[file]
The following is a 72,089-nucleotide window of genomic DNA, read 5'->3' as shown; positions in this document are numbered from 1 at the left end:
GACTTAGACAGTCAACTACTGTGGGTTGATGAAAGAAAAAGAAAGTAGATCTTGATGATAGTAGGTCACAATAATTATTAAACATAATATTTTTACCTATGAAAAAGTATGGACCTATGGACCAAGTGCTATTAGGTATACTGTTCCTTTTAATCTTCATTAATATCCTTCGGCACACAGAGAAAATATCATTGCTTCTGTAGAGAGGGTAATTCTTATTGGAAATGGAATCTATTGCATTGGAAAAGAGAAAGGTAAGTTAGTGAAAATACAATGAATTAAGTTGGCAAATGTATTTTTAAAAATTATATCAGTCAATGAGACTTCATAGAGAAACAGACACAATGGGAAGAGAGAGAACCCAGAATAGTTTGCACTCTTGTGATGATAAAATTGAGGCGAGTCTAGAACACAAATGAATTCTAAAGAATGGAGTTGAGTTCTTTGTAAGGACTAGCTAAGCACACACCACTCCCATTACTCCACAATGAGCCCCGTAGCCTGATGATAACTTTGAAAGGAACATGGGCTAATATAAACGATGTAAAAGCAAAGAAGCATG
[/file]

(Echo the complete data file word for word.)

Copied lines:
The following is a 72,089-nucleotide window of genomic DNA, read 5'->3' as shown; positions in this document are numbered from 1 at the left end:
GACTTAGACAGTCAACTACTGTGGGTTGATGAAAGAAAAAGAAAGTAGATCTTGATGATAGTAGGTCACAATAATTATTAAACATAATATTTTTACCTATGAAAAAGTATGGACCTATGGACCAAGTGCTATTAGGTATACTGTTCCTTTTAATCTTCATTAATATCCTTCGGCACACAGAGAAAATATCATTGCTTCTGTAGAGAGGGTAATTCTTATTGGAAATGGAATCTATTGCATTGGAAAAGAGAAAGGTAAGTTAGTGAAAATACAATGAATTAAGTTGGCAAATGTATTTTTAAAAATTATATCAGTCAATGAGACTTCATAGAGAAACAGACACAATGGGAAGAGAGAGAACCCAGAATAGTTTGCACTCTTGTGATGATAAAATTGAGGCGAGTCTAGAACACAAATGAATTCTAAAGAATGGAGTTGAGTTCTTTGTAAGGACTAGCTAAGCACACACCACTCCCATTACTCCACAATGAGCCCCGTAGCCTGATGATAACTTTGAAAGGAACATGGGCTAATATAAACGATGTAAAAGCAAAGAAGCATG